A variation of the main flow process is the expander cycle . This differs from the main flow process in that no gas generator or preburner is used. Rather, one of the two fuel components is pumped through its cooling jacket to cool the combustion chamber. The liquid evaporates and the expanding stream of superheated steam drives the working turbine of the feed pumps. After passing through the turbine, this flow is directed into the main combustion chamber as in the main flow process. This process only works with substances that do not decompose during evaporation and that are still in the gaseous phase after the expansion in the turbine, such as e.g. B cryogenic oxygen (LOX) or hydrogen or low molecular weight hydrocarbons such as methane , ethane and propane ; Kerosene, for example, would condense again too quickly here. Examples of expander cycle engines are the RL-10 of the Centaur upper stage or the European Vinci . The process was modified in places in such a way that only a small amount of fuel was evaporated in the combustion chamber cooling jacket and, after it was used as a working medium for the turbo pump, was released into the environment ( expander bleed cycle ), e.g. B. the LE-5A of the Japanese HIIA missile.

Advantages and disadvantages


  • In contrast to solid rockets, certain liquid engines can be switched off and re-ignited. This is important for steering thrusters when only short impulses are required or to leave the earth orbit (for example in the S-IVB sequence of the Apollo moon flights).
  • The rocket can be assembled without fuel and transported to the launch site, making it lighter and there is no risk of explosion or fire during assembly and transport. Refueling takes place shortly before the start. However, special facilities must be available at the launch pad .
  • Liquid engines can be checked for their functionality (thrust, pump speed, combustion chamber pressure) between the ignition and the lift-off of the rocket from the launch pad.
  • The thrust can be regulated during operation.
  • Liquid rockets often use the fuel more efficiently than solid rockets and thus achieve higher top speeds with the same amount of fuel.
  • The frequently used fuel combination LOX / LH2 burns to water and is therefore locally ecologically harmless.


  • Liquid rockets and engines are more expensive, more complex and therefore more error-prone than solid rockets.
  • The missile's center of gravity shifts as the fuel is consumed . The missile's stabilization and control system must be able to compensate for this displacement.
  • The pogo effect (vibrations in the engine power due to resonance of the liquid columns in the fuel lines and the mechanical structure of the rocket) can occur.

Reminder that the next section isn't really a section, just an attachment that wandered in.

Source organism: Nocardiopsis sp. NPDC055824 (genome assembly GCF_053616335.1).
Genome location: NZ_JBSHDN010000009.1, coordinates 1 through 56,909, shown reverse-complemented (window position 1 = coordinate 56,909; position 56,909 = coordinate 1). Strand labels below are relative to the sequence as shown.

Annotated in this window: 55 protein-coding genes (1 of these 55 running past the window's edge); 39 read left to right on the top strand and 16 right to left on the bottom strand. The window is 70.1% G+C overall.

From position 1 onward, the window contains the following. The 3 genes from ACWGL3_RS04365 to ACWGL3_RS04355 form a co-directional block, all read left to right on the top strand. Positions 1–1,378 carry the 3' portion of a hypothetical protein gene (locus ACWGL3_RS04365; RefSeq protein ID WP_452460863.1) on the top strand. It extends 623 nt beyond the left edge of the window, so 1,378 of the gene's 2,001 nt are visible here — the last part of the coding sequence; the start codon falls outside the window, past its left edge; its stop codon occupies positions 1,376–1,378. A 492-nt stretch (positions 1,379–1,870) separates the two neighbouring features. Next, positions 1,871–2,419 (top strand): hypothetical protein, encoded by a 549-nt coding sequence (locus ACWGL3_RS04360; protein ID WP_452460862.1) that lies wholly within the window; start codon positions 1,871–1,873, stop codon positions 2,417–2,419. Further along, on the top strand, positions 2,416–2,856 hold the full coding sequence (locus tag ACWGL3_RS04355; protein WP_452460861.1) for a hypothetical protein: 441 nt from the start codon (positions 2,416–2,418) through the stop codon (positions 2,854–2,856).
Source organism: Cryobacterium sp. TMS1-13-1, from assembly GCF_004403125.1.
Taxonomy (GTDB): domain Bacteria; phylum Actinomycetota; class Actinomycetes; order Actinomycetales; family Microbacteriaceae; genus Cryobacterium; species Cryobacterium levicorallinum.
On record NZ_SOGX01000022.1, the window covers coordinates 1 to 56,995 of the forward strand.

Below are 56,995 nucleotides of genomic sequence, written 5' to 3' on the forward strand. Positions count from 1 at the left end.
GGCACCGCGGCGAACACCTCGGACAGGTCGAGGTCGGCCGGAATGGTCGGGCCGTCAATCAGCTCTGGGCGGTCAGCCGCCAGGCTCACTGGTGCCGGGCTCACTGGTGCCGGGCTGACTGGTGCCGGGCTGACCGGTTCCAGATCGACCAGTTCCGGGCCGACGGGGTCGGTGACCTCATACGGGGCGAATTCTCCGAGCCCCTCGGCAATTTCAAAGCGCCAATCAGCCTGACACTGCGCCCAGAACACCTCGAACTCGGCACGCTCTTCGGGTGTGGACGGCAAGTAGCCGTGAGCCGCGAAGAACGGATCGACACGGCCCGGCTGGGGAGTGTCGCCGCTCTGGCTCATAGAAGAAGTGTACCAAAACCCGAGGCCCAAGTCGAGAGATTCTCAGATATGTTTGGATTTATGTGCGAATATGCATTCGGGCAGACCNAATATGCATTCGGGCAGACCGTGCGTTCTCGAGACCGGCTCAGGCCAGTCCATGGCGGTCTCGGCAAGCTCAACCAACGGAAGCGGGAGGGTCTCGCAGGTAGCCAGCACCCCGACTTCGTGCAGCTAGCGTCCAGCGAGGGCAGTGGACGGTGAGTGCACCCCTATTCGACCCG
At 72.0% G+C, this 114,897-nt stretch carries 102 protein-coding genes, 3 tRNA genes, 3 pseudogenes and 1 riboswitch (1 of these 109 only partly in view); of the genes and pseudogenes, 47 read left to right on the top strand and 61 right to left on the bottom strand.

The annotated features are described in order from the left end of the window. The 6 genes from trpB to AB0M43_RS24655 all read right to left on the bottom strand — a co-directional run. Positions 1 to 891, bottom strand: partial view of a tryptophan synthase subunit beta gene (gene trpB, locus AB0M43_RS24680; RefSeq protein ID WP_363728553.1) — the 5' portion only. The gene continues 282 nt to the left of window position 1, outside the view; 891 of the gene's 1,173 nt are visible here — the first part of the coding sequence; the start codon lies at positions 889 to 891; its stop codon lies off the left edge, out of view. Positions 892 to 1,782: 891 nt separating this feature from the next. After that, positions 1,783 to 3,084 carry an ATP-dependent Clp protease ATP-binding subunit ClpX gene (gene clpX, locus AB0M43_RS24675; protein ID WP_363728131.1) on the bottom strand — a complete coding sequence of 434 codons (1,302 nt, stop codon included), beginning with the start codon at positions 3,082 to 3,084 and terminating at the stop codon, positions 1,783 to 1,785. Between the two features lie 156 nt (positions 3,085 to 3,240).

• Liquid missiles are more dangerous to explode if they leak because the liquids are more easily flammable.
  • Some fuels (including hydrazine derivatives) are toxic; if released (false starts, burnt-out steps fall back to the ground), environmental damage can occur.
  • Cryogenic fuel components may only be refueled shortly before take-off, otherwise they will evaporate prematurely due to warming, which prevents quick-reacting starts or a longer-lasting readiness for take-off. Some storable liquid fuels are highly caustic or corrosive and over time attack the materials of the rocket structure.


The most energetic fuel mixture used in liquid rockets today is cryogenic oxygen and hydrogen (LOX / LH 2 ).

Depending on the fuel mixture used, temperatures of up to 4200 ° C and pressures of over 25 MPa can occur in the combustion chamber.

Manufacturer (selection)

See also


Individual evidence

  1. ^ Kyrill von Gersdorff, Kurt Grasmann, Helmut Schubert (1995) Aircraft engines and jet engines Bernard & Graefe Verlag. ISBN 3-7637-6107-1 , p. 268 ff.
  2. ^ Picture and description of the Walter 109-509C of the Me 163
  3. a b c d e f Stages to Saturn - Fire, Smoke, and Thunder: The Engines Publication in NASA's history archive about the F-1 engine (English)
  4. Representation of the extendable exit cone on the RL-10B2 in the Encyclopedia Astronautica (English)
  5. Power Cycles - Description of the various pump delivery processes at (English)
  6. Article on the technology of rocket engines on Bernd Leitenberger's website
  7. Wiebke Plenkers, Martin B. Kalinowski: Danger scenarios of the release of plutonium by a successful launch with a missile defense system. (PDF; 1.2 MB) Carl Friedrich von Weizsäcker Center for Science and Peace Research, December 2008, p. 17 , accessed on December 5, 2015 .